support this research
70319-0007 - Osaka 1880s: Shinsaibashi Bridge

Osaka 1890s
Shinsaibashi Bridge

Artist Kimbei Kusakabe
Publisher Kimbei Kusakabe
Medium Albumen Print
Period Meiji
Location Osaka
Image No. 70319-0007
Purchase Digital File
Author

Shinsaibashi bridge in Osaka, Japan. View towards Kita.

The area across the bridge was famous for its many book shops. The large buildings in the back are the Buddhist temples Kita Mido and Minami Mido. The Western building on the left is the telegraph branch office.

70512-3763-1 - Shinsaibashi in 2007
Shinsaibashi from about the same vantage point in 2007.

The Shinsaibashi area was located nearby the red light district of Shinmachi and the theater district of Dontonbori. As a result, it prospered as a busy shopping street. There were stores selling lacquer-ware, books, antiques, instruments, paperhangers, and ornaments. The famed kimono store Matsuya, later to become the large department store chain Daimaru, was located on Shinsaibashi-dori, the street from which this photo was taken.

The Western-style iron bridge was imported from Germany in 1873 (Meiji 6) and was 37.1 meters long and 5.2 meters wide. It was the second largest bridge in Osaka and the 5th largest in Japan.

It replaced a 35-meter long and 4 meter wide wooden bridge built in 1622 (Genna 8) by Shinsai Okada (岡田心斎)—after whom the bridge is named. He was one of four merchants who dug the Nagahori canal. The steel bridge was replaced by a stone bridge in 1909 (Meiji 42).1

100913-0004 - Map of Osaka, 1893 (Meiji 26)
1893 (Meiji 26) Map of Osaka: 1. Nishi Yokobori Canal; 2. Higashi Honganji Temple (Minami Mido); 3. Yotsubashi Bridges; 4. Nagahori Canal; 5. Shinsaibashi Bridge; 6. Osaka Castle.

The Nagohori canal was reclaimed in 1964 (Showa 39), creating Nagahori-dori. Simultaneously, the stone bridge was converted into an overpass. What was once a picturesque canal, now turned into a busy thoroughfare full of noisy cars. A beautiful part of Osaka had vanished forever.2

The original iron bridge was reconstructed in 1973. It was placed in Osaka’s Tsurumi Ryokuchi in March 1989.3

In 1997, an underground shopping and amusement mall was built where the canal used to be. It cost a whopping JPY 77 billion (USD 700 million). Sections of the stone bridge became part of the pedestrian crossing.4

About one-third of the 730 meter long shopping arcade has a glass ceiling with water flowing on its surface. The parts of the bridge and the water must make people feel as if the canal never disappeared…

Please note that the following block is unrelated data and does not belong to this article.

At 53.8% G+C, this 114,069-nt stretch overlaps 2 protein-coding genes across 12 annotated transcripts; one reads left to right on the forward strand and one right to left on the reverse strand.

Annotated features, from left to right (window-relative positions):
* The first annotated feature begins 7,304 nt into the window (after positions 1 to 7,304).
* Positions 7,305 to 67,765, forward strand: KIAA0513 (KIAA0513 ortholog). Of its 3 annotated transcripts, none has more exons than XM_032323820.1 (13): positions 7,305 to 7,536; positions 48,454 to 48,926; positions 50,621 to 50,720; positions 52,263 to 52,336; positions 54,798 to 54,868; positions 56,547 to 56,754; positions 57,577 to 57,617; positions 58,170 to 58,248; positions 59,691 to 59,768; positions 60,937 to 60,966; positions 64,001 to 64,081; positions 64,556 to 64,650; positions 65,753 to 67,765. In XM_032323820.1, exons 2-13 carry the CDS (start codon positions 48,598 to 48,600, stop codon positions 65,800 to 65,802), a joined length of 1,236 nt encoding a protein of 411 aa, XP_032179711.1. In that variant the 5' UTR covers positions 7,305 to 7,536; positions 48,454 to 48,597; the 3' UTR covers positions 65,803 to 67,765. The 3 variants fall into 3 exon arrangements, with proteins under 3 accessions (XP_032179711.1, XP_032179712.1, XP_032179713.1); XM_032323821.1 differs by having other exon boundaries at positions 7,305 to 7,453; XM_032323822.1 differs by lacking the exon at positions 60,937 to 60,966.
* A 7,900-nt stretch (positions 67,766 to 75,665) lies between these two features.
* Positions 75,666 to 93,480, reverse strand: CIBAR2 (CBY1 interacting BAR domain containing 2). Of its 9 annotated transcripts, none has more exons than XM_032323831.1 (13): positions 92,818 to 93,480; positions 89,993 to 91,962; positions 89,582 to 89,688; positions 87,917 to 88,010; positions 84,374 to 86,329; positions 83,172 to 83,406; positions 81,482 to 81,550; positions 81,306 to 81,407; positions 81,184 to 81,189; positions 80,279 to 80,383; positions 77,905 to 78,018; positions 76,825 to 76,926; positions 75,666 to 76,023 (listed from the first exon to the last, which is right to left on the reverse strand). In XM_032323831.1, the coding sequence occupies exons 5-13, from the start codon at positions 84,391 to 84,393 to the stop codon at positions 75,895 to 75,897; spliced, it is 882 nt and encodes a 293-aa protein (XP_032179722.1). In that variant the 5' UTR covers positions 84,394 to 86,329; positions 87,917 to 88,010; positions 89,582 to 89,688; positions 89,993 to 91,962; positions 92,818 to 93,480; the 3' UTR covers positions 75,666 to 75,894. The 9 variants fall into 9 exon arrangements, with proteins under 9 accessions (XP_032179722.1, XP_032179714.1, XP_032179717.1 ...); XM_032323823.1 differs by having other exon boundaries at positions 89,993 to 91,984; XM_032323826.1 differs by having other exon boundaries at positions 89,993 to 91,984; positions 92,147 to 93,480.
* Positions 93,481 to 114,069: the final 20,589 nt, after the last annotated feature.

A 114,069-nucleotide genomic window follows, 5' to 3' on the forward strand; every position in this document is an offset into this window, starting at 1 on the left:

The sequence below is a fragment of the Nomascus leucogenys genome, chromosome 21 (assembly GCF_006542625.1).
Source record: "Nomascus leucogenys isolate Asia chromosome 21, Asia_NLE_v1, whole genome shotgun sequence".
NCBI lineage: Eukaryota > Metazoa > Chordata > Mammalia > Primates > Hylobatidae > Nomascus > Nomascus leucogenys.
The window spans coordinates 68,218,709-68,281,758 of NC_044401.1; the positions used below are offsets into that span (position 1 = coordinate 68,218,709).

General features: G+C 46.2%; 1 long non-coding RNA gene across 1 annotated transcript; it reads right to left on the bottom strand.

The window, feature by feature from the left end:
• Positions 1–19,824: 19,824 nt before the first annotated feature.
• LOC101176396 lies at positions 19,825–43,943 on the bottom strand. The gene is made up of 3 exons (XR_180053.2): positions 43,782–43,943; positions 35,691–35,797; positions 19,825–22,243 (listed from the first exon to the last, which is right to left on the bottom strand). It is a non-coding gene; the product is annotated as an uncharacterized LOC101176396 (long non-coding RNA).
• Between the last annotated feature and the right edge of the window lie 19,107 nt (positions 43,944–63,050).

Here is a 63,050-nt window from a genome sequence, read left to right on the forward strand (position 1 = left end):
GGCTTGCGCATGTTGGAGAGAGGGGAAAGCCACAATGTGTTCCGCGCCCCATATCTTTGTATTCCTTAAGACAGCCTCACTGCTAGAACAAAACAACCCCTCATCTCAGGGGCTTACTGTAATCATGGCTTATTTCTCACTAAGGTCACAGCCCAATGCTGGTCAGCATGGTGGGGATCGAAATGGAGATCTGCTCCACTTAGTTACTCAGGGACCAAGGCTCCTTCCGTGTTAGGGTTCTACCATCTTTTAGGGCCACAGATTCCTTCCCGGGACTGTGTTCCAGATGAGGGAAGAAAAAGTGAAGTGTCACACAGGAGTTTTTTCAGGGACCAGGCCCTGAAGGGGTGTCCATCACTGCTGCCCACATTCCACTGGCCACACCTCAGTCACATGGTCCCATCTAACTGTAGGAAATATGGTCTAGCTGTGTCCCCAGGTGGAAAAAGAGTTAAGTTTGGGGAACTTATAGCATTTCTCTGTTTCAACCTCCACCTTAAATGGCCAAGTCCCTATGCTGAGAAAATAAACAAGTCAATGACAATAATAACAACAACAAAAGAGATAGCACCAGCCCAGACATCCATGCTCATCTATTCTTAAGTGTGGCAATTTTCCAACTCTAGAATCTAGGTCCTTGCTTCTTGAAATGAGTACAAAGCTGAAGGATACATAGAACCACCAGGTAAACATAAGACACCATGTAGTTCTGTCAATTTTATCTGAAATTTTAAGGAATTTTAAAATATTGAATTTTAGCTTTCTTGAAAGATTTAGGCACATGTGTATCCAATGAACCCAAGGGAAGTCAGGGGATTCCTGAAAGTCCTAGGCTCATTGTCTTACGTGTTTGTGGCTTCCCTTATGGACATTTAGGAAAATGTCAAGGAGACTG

see current map

Notes

1 Shinsaibashi-suji Shopping Center Promotion Association, History Library. Retrieved on 2007-03-30

2 Osaka City, 心斎橋(しんさいばし). Retrieved on 2008-02-03

3 Osaka City, The Original Shinsaibashi Bridge. Retrieved on 2007-03-30

4 Kippo, Trompe l’oeil brook to flow under Shinsaibashi Bridge. Retrieved on 2007-03-30

Published
Updated

Leave a Comment

Reference for Citations

Duits, Kjeld (). Osaka 1890s: Shinsaibashi Bridge, OLD PHOTOS of JAPAN. Retrieved on May 27, 2022 (GMT) from https://www.oldphotosjapan.com/photos/1/osaka-1880s-shinsaibashi-bridge

I have a small favor to ask

Old Photos of Japan aims to be your personal museum for Japan's visual heritage to increase our understanding of Japanese culture and society.

Finding, acquiring, scanning, restoring, researching and conserving these vintage images, and making the imagery and research freely available online, takes serious time, money and effort.

I do this without charging for access, selling user data, or running ads.

Your support helps to make this possible, and ensures that this important visual heritage of Japan will not be lost and forgotten.

If you can, please consider supporting Old Photos of Japan with a regular amount each month. Or become a volunteer.

Thank you,
Kjeld Duits

support this research

Explore More

…

Osaka 1880s
Naniwabashi Bridge

A rare view of the two part Naniwabashi bridge, built in 1876 (Meiji 9).

…

Nagasaki 1880s
Ebisu Shrine and Harbor

A beautiful view of Nagasaki Harbor and Ebisu Shrine (恵美須神社) taken from Akunoura (飽の浦). The mountains to the left are Mt. Konpira (金比羅山) and Mt. Tateyama (立山).

…

Kobe 1910s
Hyogo Kencho

Two jinrikisha (rickshaw) pullers stand in front of Hyogo Kencho, the building for the Prefectural Government of Hyogo in Kobe, capital of Hyogo Prefecture.

Comment

Kjeld,
Jouw initiatief om oude foto’s op het internet te publiceren vind ik top.
Groetjes, Henk

·